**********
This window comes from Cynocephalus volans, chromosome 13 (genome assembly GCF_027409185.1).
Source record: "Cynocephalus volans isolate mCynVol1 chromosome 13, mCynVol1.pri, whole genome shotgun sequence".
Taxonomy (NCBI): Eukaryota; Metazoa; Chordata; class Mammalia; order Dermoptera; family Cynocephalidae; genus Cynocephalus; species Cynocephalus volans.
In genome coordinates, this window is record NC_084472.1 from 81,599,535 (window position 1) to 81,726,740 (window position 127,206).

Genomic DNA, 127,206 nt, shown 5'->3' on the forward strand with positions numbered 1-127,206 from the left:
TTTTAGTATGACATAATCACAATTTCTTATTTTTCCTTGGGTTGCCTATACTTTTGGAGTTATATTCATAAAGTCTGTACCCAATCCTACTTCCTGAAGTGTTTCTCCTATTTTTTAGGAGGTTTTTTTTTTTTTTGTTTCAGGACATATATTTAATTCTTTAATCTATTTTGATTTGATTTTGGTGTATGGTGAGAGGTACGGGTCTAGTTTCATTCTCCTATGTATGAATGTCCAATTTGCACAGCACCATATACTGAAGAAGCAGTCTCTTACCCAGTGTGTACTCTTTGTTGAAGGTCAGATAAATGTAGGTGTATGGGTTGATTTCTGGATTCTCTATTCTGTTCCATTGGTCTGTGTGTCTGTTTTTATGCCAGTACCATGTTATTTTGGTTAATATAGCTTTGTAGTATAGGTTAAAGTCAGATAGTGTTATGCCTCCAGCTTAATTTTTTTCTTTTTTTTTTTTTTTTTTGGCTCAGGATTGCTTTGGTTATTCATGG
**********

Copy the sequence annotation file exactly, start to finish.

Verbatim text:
This window comes from Cynocephalus volans, chromosome 13 (genome assembly GCF_027409185.1).
Source record: "Cynocephalus volans isolate mCynVol1 chromosome 13, mCynVol1.pri, whole genome shotgun sequence".
Taxonomy (NCBI): Eukaryota; Metazoa; Chordata; class Mammalia; order Dermoptera; family Cynocephalidae; genus Cynocephalus; species Cynocephalus volans.
In genome coordinates, this window is record NC_084472.1 from 81,599,535 (window position 1) to 81,726,740 (window position 127,206).

Genomic DNA, 127,206 nt, shown 5'->3' on the forward strand with positions numbered 1-127,206 from the left:
TTTTAGTATGACATAATCACAATTTCTTATTTTTCCTTGGGTTGCCTATACTTTTGGAGTTATATTCATAAAGTCTGTACCCAATCCTACTTCCTGAAGTGTTTCTCCTATTTTTTAGGAGGTTTTTTTTTTTTTTGTTTCAGGACATATATTTAATTCTTTAATCTATTTTGATTTGATTTTGGTGTATGGTGAGAGGTACGGGTCTAGTTTCATTCTCCTATGTATGAATGTCCAATTTGCACAGCACCATATACTGAAGAAGCAGTCTCTTACCCAGTGTGTACTCTTTGTTGAAGGTCAGATAAATGTAGGTGTATGGGTTGATTTCTGGATTCTCTATTCTGTTCCATTGGTCTGTGTGTCTGTTTTTATGCCAGTACCATGTTATTTTGGTTAATATAGCTTTGTAGTATAGGTTAAAGTCAGATAGTGTTATGCCTCCAGCTTAATTTTTTTCTTTTTTTTTTTTTTTTTTGGCTCAGGATTGCTTTGGTTATTCATGG